• Reads the DUI charges filed against the defendant
  • Asks whether or not the defendant needs a court appointed lawyer
  • Asks how the defendant pleads, if the defendant pleads guilty during the arraignment, the judge will often hand down the punishment and the case will be resolved
  • Decides if bail should be altered or the defendant should be released on their own recognizance
  • Announces future court proceedings

 

“HOW CAN A DUI LAWYER ASSIST ME DURING MY DUI CASE?”

If you wish to fight the DUI charges against you then you will need the help of a lawyer who specializes in DUI cases.  The prosecution will have expert witnesses like police officers and scientists who will need to be questioned by an experienced DUI lawyer.  As part of your defense your lawyer will usually try and attack the observations and opinions of the police officer who arrested you.  There are also very specific strategic defenses that a DUI lawyer may be able to argue in court, they are:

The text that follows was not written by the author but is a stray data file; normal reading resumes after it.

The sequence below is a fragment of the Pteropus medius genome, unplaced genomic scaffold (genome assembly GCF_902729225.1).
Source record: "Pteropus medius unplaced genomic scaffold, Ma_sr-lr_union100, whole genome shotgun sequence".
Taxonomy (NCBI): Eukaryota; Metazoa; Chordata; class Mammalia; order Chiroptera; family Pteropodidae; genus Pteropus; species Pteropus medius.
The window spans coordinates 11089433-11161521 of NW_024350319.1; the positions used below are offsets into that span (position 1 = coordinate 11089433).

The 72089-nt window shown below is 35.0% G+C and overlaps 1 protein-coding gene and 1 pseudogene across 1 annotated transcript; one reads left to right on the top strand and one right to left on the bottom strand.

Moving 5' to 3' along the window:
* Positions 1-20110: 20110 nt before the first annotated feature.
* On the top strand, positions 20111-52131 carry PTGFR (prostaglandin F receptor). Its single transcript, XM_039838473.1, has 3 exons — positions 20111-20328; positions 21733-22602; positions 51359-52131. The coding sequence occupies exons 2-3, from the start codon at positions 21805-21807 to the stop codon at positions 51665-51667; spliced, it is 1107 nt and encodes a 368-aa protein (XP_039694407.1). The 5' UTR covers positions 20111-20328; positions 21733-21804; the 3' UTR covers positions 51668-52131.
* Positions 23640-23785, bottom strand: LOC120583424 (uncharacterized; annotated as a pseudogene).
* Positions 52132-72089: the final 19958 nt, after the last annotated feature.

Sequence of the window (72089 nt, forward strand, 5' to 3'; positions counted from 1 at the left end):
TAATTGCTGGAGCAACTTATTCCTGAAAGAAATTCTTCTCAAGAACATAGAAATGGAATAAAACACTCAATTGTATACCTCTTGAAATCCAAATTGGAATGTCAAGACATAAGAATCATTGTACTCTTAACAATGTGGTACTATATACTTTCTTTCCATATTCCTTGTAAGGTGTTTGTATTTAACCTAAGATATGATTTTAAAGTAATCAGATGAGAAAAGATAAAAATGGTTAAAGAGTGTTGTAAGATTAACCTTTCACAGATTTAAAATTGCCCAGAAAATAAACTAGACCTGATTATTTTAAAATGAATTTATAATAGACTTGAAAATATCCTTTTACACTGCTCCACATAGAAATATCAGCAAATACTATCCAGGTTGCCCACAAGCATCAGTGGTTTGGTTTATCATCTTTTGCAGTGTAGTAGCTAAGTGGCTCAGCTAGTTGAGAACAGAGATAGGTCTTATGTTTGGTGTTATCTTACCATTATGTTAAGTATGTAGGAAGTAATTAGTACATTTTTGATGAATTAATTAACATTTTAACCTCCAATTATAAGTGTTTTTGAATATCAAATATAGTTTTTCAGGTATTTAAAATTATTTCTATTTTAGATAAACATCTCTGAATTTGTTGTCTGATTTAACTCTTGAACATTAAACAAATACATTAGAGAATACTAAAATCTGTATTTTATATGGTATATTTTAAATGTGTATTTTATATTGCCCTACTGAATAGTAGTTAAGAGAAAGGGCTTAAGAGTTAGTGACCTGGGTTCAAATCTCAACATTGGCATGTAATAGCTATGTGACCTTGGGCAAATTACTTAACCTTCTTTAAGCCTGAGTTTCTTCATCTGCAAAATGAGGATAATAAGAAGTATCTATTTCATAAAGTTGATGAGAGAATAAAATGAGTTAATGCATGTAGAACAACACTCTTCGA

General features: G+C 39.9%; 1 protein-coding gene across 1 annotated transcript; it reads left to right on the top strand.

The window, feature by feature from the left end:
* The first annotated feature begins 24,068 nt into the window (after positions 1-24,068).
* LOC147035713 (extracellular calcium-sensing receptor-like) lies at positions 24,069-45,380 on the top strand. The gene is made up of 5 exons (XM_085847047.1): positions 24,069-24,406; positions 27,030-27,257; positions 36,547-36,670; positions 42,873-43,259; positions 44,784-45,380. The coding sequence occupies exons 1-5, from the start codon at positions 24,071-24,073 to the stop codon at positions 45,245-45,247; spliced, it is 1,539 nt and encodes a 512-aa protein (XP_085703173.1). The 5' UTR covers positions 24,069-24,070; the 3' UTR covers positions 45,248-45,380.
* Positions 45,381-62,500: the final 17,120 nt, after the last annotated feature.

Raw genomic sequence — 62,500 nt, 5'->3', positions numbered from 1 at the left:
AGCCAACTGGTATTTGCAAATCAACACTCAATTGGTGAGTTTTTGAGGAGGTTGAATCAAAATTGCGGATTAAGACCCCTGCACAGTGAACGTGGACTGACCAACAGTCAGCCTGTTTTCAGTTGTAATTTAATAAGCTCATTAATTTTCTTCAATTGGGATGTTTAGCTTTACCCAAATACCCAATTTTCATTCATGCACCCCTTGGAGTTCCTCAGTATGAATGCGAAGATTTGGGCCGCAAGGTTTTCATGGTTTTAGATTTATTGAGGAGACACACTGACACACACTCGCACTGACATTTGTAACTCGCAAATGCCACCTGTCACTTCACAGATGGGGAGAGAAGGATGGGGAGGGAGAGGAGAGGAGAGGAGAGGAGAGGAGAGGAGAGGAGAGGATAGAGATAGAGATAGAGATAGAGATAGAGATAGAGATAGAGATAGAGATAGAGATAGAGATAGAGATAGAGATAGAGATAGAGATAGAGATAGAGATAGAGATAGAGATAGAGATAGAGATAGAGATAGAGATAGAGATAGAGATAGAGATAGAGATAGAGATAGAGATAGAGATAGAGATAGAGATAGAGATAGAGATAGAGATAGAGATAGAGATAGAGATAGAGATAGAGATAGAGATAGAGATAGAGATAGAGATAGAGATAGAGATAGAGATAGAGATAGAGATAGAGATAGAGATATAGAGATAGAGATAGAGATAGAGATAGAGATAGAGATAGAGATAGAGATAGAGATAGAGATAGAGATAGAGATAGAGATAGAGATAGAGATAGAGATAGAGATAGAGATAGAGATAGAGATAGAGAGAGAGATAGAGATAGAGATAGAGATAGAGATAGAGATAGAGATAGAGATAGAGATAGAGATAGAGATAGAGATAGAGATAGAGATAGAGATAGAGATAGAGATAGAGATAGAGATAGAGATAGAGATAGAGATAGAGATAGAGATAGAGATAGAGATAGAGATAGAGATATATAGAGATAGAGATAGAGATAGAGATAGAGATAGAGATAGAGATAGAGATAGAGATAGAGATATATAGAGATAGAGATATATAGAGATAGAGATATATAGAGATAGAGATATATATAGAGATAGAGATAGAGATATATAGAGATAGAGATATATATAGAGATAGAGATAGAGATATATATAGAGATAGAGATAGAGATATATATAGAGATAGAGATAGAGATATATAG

• Necessity:  applies when a person had to drive to prevent a greater evil
  • Duress:  applies when a person drives to avoid serious injury or death
  • Entrapment:  applies when an officer requested a person to drive drunk
  • Mistake of fact:  applies when a person has an honest belief that their BAC was under the legal limit
  • Involuntary intoxication:  applies when a person has ingested alcohol or drugs without knowing it

In general, these defenses involve a very specific set of facts that must be shown and are extremely difficult to prove.  You will need an experienced DUI lawyer if you want to use one of these defenses in court.

 

“HOW CAN I CHOOSE A GOOD DUI LAWYER?”